New Zealander Dame Lowell Goddard has been asked to give evidence to a United Kingdom select committee over newspaper allegations about her conduct while chairwoman of the child sexual abuse inquiry.
British Home Secretary Amber Rudd, replying to questions in the House of Commons, said she had asked the high court judge to appear in front of the Home Affairs Select Committee to answer questions about her departure from the role and allegations about her conduct.
Dame Lowell resigned from the troubled probe in August, days after the Home Office was made aware of concerns about her "professionalism and conduct".
She has strenuously denied allegations against her, including that she used racist language, describing them as "falsities", "malicious" and part of a "vicious campaign".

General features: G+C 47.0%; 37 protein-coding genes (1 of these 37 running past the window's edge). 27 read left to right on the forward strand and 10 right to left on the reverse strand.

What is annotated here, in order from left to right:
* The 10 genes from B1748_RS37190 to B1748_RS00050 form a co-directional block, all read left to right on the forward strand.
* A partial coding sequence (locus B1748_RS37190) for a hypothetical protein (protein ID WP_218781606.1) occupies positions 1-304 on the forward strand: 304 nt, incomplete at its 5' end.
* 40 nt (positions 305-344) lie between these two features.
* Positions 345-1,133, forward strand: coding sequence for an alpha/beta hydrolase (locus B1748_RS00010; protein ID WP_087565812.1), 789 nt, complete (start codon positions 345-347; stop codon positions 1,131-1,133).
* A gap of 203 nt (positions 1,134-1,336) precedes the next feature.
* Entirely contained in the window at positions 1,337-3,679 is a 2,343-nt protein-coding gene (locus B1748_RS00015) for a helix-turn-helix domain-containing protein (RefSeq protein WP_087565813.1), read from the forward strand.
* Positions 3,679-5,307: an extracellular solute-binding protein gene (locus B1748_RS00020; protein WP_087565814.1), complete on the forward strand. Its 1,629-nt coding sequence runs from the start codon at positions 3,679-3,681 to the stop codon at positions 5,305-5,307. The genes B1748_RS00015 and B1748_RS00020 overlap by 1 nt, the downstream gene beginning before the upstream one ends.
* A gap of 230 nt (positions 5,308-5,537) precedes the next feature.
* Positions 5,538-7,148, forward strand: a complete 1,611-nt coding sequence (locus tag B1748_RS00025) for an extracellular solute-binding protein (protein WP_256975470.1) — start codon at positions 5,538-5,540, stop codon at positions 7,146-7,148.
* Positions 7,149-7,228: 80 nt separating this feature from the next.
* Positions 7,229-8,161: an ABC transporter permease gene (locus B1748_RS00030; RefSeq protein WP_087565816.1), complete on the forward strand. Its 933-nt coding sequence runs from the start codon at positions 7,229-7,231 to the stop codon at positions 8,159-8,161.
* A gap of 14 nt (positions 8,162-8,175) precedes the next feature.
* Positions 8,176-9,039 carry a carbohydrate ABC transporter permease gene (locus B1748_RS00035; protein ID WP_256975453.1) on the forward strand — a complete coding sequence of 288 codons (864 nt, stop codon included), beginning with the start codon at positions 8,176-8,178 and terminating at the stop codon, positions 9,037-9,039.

She said she had consulted lawyers in London over the allegations.
When Dame Lowell quit the inquiry, the third chair to do so since it was launched in 2014, she said the probe needed to be overhauled, saying "there is an inherent problem in the sheer scale and size".
Ms Rudd defended the Home Office following claims of a cover-up about why Dame Lowell resigned the role.
She had previously said the New Zealander resigned because she was "a long way from home" and was "too lonely".
Dame Lowell's replacement, Professor Alexis Jay, said she hoped most of the inquiry's work will be completed by 2020.
Prof Jay is also due to appear before the Commons Home Affairs Committee on Tuesday.